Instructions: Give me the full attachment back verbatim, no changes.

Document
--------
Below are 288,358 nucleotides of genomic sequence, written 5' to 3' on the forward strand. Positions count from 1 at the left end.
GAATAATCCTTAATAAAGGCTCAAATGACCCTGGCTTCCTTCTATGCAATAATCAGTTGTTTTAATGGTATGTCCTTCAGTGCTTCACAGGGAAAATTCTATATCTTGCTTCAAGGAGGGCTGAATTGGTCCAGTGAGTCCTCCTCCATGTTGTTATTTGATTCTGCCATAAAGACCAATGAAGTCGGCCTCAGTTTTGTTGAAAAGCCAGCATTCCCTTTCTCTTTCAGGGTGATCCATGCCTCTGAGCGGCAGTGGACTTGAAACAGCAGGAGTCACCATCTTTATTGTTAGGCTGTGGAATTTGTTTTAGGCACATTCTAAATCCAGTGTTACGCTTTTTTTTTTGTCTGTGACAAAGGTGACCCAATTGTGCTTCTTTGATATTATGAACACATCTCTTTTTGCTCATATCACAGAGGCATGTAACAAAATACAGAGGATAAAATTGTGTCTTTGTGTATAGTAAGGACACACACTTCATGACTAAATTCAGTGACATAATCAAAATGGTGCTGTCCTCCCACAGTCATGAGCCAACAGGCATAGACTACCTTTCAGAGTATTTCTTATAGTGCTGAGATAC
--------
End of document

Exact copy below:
Below are 288,358 nucleotides of genomic sequence, written 5' to 3' on the forward strand. Positions count from 1 at the left end.
GAATAATCCTTAATAAAGGCTCAAATGACCCTGGCTTCCTTCTATGCAATAATCAGTTGTTTTAATGGTATGTCCTTCAGTGCTTCACAGGGAAAATTCTATATCTTGCTTCAAGGAGGGCTGAATTGGTCCAGTGAGTCCTCCTCCATGTTGTTATTTGATTCTGCCATAAAGACCAATGAAGTCGGCCTCAGTTTTGTTGAAAAGCCAGCATTCCCTTTCTCTTTCAGGGTGATCCATGCCTCTGAGCGGCAGTGGACTTGAAACAGCAGGAGTCACCATCTTTATTGTTAGGCTGTGGAATTTGTTTTAGGCACATTCTAAATCCAGTGTTACGCTTTTTTTTTTGTCTGTGACAAAGGTGACCCAATTGTGCTTCTTTGATATTATGAACACATCTCTTTTTGCTCATATCACAGAGGCATGTAACAAAATACAGAGGATAAAATTGTGTCTTTGTGTATAGTAAGGACACACACTTCATGACTAAATTCAGTGACATAATCAAAATGGTGCTGTCCTCCCACAGTCATGAGCCAACAGGCATAGACTACCTTTCAGAGTATTTCTTATAGTGCTGAGATAC